Considering A Move To Assisted Living?

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4Ask a senior citizen what they want most, and many will state they wish to make their own decisions concerning every aspect of their life. Allowing them to do so can be hard on children, especially when the children see their parents need extra help. If you find your parent wishes to stay in their own home, but you are worried about their safety, assisted living may be a compromise you can agree on. With this option, your parent retains some independence, yet can have assistance when needed.

Obviously, this shouldn’t be the first choice if your parent really doesn’t want to move. You may find by bringing in outside help on a regular basis and providing your parent with a personal alarm or other devices that will make them safer, they can continue to live alone for a period of time. When they can no longer visit with friends, begin to neglect their health or leave appliances on, however, changes need to be made.

An assisted living center provides freedom for the individual, as they have their own living space, and they no longer need to worry about maintaining a home. In the event medical help is needed, it is easily accessed, and they can socialize with others, as most facilities plan activities based on the interests of the residents. Many seniors find they thrive as their needs are taken care of, and they can focus on enjoying life.

You’ve determined this is the right move for your parent. How do you convince them? This can be the hard part, as they want to stay in their home. Don’t demand they make the move. It’s best to move slowly through the process, as doing so can help to ensure their cooperation when the time does come that a move must be made.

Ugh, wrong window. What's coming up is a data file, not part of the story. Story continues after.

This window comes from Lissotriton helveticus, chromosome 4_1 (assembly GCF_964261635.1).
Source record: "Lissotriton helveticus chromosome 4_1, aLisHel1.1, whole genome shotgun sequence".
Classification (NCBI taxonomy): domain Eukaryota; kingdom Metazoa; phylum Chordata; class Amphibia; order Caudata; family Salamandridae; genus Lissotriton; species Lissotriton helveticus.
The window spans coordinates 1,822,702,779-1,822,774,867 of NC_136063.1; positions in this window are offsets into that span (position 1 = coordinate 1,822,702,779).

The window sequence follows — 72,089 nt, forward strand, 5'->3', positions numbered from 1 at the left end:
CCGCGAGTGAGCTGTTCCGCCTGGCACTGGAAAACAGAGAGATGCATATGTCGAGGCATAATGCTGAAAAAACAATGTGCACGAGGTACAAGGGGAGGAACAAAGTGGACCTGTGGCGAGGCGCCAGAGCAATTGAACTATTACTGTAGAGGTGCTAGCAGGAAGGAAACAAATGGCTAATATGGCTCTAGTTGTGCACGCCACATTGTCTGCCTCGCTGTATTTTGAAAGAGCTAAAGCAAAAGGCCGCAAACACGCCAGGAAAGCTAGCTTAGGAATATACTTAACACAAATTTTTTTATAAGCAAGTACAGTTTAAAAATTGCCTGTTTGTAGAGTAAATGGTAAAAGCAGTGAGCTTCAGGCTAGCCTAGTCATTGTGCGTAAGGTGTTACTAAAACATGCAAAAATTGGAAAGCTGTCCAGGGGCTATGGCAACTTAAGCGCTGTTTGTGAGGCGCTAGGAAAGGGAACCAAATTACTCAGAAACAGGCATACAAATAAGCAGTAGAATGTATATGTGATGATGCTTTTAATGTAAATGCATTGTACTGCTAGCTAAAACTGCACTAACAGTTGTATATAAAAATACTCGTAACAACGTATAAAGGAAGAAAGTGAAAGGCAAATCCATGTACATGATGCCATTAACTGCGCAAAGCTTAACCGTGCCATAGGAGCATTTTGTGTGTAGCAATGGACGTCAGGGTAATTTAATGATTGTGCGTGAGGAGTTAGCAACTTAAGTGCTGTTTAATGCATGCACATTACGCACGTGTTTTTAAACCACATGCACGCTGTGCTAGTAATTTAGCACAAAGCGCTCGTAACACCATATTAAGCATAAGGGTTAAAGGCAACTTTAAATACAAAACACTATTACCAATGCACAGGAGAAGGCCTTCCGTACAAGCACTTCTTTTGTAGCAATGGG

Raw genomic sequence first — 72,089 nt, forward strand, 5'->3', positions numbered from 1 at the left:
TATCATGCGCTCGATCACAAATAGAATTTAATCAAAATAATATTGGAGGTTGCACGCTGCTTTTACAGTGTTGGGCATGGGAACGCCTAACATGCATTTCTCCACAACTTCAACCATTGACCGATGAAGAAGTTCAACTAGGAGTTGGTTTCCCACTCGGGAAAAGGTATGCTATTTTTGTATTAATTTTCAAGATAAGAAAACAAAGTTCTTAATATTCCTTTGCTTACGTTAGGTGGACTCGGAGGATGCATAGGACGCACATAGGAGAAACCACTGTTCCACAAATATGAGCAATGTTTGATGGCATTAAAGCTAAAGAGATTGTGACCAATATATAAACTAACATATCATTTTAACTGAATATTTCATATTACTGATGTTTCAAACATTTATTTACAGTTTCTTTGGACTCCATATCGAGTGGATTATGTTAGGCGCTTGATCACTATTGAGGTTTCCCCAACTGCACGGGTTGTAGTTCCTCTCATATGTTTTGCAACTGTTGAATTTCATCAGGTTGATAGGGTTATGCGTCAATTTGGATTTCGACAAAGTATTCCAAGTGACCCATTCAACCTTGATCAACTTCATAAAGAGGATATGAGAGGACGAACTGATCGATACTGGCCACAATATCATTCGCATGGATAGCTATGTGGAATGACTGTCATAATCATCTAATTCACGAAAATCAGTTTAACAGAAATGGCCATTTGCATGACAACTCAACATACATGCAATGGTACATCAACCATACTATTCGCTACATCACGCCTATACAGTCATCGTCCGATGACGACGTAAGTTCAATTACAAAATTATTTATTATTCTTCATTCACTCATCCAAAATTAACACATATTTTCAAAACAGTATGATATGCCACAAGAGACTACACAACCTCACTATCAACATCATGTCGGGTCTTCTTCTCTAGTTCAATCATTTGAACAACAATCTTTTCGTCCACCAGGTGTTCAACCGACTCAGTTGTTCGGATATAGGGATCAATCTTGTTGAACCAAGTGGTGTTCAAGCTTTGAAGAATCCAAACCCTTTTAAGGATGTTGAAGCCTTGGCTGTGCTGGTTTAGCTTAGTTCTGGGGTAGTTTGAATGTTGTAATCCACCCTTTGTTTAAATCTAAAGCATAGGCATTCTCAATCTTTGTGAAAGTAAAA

Actions To Take Today

  1. Break the ice, but do it gently. The goal is to highlight the benefits of making this move, so they can start thinking about whether it is the right option for them. This is not something you can (successfully) bully anyone into, but rather something that you should encourage, allowing your loved one to make the final decision, whenever possible.
  2. Begin researching the options. Take tours of a number of facilities to see what they have to offer, and suggest your parent or loved one do the same. A good place to start this research is to see where friends of your parents are residing, as they may be happier living near someone they know.
  3. Get help from others. Find a trusted friend or expert. Discuss the benefits of making a move of this type.  Remain sensitive to your loved one’s needs. Ensure all that the goal is to make sure your loved one receives quality needed care. By keeping this top of mind, you may find more willingness to transition to a new place where your parent can have the following:  Freedom when desired and Help when needed.

 


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August 14, 2018 |

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